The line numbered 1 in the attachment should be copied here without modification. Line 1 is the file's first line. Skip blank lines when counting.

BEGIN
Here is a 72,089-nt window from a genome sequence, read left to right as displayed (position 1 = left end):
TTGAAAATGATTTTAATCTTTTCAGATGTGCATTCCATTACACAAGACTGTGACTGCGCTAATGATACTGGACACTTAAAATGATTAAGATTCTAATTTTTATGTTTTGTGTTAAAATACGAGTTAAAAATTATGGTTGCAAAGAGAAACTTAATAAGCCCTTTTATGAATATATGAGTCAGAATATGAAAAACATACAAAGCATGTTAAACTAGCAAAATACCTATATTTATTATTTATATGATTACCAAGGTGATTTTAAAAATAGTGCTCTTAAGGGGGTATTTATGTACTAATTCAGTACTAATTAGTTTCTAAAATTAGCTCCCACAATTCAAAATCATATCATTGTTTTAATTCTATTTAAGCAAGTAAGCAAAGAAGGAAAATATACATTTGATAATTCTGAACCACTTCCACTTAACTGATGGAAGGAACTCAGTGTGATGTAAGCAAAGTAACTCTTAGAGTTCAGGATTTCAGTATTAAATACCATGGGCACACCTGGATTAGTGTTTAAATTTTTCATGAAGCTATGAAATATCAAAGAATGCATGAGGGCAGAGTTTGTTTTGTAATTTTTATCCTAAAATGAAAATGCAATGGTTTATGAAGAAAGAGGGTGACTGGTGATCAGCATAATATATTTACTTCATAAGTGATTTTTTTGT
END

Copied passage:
Here is a 72,089-nt window from a genome sequence, read left to right as displayed (position 1 = left end):